Keeping children and teens healthy and safe is always a top priority, especially when engaging in sports. The serious, cumulative, and long-lasting effects of concussions cannot be overstated.
Signs and symptoms of concussion can show up right after the injury or may not appear or be noticed until days or weeks after the injury. If an athlete reports one or more symptoms of concussion after a bump, blow, or jolt to the head or body, they should be kept out of play the day of the injury. It’s better to miss one game than the whole season due to complications and side effects of an unchecked concussion.
The best way to keep them safe is by educating those responsible for their well-being. If you live in the Vancouver area, we encourage you to join scientists and clinicians from UBC’s Faculty of Medicine as they discuss the latest science behind sports concussions. This session is tailored for parents, athletes, coaches, and teachers.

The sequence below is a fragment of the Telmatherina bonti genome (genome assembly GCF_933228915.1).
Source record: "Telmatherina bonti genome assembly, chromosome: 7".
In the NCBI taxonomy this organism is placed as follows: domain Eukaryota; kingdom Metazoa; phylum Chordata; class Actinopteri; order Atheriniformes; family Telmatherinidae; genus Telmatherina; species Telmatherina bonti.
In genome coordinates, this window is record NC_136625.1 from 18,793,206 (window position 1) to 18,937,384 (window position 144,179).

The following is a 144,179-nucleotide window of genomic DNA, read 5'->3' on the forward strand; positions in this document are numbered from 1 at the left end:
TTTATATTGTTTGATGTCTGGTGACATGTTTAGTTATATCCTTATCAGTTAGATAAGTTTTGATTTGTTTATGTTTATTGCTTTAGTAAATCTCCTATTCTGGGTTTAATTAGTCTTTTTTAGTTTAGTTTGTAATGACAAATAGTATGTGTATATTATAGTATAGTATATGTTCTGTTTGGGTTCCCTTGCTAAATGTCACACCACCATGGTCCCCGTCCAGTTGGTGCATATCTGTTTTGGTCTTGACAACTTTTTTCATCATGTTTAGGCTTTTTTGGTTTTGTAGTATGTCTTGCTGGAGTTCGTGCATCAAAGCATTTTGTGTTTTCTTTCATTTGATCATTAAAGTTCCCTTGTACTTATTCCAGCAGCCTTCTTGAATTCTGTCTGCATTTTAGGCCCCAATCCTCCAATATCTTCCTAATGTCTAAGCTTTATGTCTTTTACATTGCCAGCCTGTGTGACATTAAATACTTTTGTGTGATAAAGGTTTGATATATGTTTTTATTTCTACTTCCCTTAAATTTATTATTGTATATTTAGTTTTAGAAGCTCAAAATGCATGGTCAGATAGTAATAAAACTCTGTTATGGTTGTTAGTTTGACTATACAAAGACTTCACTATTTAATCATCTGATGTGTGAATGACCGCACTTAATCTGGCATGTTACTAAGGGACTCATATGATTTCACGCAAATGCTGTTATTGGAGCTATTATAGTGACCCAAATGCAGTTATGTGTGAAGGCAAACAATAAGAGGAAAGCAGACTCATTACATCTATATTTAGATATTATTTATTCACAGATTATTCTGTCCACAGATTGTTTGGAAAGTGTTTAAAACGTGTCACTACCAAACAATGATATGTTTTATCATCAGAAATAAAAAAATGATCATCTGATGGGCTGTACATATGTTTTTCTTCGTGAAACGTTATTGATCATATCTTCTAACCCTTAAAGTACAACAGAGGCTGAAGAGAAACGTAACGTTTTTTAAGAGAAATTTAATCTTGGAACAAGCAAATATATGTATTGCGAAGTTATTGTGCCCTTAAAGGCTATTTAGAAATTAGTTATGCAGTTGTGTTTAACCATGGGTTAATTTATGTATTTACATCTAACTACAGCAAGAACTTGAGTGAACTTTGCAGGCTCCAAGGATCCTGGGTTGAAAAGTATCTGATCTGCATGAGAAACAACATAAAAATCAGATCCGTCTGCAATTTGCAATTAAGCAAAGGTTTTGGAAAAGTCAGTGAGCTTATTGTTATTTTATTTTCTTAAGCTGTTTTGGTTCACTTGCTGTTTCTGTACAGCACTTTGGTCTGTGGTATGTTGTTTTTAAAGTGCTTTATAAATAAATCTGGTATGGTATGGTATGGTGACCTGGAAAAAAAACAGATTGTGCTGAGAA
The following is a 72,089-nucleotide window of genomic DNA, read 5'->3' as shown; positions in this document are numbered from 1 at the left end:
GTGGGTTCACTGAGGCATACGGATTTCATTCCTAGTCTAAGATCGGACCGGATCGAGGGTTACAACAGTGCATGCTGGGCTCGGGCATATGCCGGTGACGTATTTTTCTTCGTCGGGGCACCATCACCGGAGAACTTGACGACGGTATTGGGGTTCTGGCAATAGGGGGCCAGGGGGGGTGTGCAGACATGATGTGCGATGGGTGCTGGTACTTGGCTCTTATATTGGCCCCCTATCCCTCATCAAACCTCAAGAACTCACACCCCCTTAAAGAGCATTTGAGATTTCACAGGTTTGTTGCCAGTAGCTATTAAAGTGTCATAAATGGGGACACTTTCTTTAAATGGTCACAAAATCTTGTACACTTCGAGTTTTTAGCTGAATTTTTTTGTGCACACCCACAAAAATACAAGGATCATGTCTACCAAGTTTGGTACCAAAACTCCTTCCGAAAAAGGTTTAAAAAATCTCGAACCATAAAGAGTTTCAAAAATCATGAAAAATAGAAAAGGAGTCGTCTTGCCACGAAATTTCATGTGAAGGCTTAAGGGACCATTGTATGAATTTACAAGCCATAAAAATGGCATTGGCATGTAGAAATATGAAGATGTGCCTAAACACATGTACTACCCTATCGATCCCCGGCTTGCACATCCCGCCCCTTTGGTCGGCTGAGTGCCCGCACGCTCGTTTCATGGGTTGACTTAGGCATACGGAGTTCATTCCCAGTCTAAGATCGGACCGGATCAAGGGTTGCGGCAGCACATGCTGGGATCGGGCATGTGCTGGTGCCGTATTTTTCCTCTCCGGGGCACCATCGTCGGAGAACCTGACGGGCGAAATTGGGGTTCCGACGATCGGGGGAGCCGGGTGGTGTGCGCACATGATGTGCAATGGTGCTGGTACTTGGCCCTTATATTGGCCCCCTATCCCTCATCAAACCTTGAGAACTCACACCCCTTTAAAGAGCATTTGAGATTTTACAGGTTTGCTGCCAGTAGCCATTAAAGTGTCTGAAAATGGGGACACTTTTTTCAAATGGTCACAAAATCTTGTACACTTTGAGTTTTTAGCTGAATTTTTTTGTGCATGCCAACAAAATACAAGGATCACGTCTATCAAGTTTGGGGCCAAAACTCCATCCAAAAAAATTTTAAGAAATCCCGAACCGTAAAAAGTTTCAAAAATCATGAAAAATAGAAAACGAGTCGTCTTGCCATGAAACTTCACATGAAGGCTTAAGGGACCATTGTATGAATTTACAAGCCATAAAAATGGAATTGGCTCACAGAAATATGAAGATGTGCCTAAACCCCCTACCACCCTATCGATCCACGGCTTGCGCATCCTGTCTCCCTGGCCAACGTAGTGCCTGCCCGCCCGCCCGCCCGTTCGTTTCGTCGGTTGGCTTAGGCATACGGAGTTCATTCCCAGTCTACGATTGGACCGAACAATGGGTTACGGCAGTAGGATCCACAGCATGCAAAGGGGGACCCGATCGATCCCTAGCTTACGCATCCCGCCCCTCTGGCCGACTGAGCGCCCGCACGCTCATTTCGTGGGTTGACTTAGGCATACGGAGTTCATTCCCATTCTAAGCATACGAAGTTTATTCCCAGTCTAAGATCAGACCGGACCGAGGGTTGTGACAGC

Topics to be discussed:
- What are the real dangers of sports concussions?
- How can they be prevented?
- What treatments are available?
- How much do we really know?
- Is there more to learn?
School of Hard Knocks
What Have We Learned about Sport Concussion?
Thursday, June 11, 2015
Robert H. Lee Alumni Centre
6163 University Boulevard
UBC’s Vancouver campus – map
Cost: $10 per person.